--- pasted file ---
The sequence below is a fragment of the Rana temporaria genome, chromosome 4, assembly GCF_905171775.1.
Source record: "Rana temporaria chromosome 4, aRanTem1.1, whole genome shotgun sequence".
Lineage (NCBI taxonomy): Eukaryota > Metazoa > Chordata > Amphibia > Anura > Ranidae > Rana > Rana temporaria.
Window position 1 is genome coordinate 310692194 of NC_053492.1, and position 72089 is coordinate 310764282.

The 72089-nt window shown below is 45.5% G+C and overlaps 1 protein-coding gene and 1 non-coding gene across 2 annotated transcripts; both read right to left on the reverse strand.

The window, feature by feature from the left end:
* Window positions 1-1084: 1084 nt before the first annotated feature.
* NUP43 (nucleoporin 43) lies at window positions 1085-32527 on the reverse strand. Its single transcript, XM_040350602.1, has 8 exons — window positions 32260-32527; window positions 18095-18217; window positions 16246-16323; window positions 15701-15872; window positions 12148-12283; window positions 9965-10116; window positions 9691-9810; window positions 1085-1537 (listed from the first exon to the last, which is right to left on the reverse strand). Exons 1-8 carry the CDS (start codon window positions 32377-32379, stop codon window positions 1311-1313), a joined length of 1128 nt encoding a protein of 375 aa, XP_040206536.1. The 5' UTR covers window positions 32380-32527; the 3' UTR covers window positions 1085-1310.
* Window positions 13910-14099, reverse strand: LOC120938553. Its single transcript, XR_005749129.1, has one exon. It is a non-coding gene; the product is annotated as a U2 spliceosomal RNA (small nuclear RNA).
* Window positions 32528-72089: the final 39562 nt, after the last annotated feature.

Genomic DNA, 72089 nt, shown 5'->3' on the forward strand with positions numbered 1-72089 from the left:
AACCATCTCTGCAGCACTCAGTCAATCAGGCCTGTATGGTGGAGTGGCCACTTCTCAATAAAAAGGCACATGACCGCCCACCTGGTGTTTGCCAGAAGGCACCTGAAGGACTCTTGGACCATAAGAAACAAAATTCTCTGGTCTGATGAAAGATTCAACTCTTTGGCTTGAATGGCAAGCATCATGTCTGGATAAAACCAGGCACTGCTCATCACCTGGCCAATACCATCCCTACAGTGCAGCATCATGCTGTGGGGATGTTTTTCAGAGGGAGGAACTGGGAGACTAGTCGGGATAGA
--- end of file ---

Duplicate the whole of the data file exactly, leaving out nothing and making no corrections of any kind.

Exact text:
The sequence below is a fragment of the Rana temporaria genome, chromosome 4, assembly GCF_905171775.1.
Source record: "Rana temporaria chromosome 4, aRanTem1.1, whole genome shotgun sequence".
Lineage (NCBI taxonomy): Eukaryota > Metazoa > Chordata > Amphibia > Anura > Ranidae > Rana > Rana temporaria.
Window position 1 is genome coordinate 310692194 of NC_053492.1, and position 72089 is coordinate 310764282.

The 72089-nt window shown below is 45.5% G+C and overlaps 1 protein-coding gene and 1 non-coding gene across 2 annotated transcripts; both read right to left on the reverse strand.

The window, feature by feature from the left end:
* Window positions 1-1084: 1084 nt before the first annotated feature.
* NUP43 (nucleoporin 43) lies at window positions 1085-32527 on the reverse strand. Its single transcript, XM_040350602.1, has 8 exons — window positions 32260-32527; window positions 18095-18217; window positions 16246-16323; window positions 15701-15872; window positions 12148-12283; window positions 9965-10116; window positions 9691-9810; window positions 1085-1537 (listed from the first exon to the last, which is right to left on the reverse strand). Exons 1-8 carry the CDS (start codon window positions 32377-32379, stop codon window positions 1311-1313), a joined length of 1128 nt encoding a protein of 375 aa, XP_040206536.1. The 5' UTR covers window positions 32380-32527; the 3' UTR covers window positions 1085-1310.
* Window positions 13910-14099, reverse strand: LOC120938553. Its single transcript, XR_005749129.1, has one exon. It is a non-coding gene; the product is annotated as a U2 spliceosomal RNA (small nuclear RNA).
* Window positions 32528-72089: the final 39562 nt, after the last annotated feature.

Genomic DNA, 72089 nt, shown 5'->3' on the forward strand with positions numbered 1-72089 from the left:
AACCATCTCTGCAGCACTCAGTCAATCAGGCCTGTATGGTGGAGTGGCCACTTCTCAATAAAAAGGCACATGACCGCCCACCTGGTGTTTGCCAGAAGGCACCTGAAGGACTCTTGGACCATAAGAAACAAAATTCTCTGGTCTGATGAAAGATTCAACTCTTTGGCTTGAATGGCAAGCATCATGTCTGGATAAAACCAGGCACTGCTCATCACCTGGCCAATACCATCCCTACAGTGCAGCATCATGCTGTGGGGATGTTTTTCAGAGGGAGGAACTGGGAGACTAGTCGGGATAGA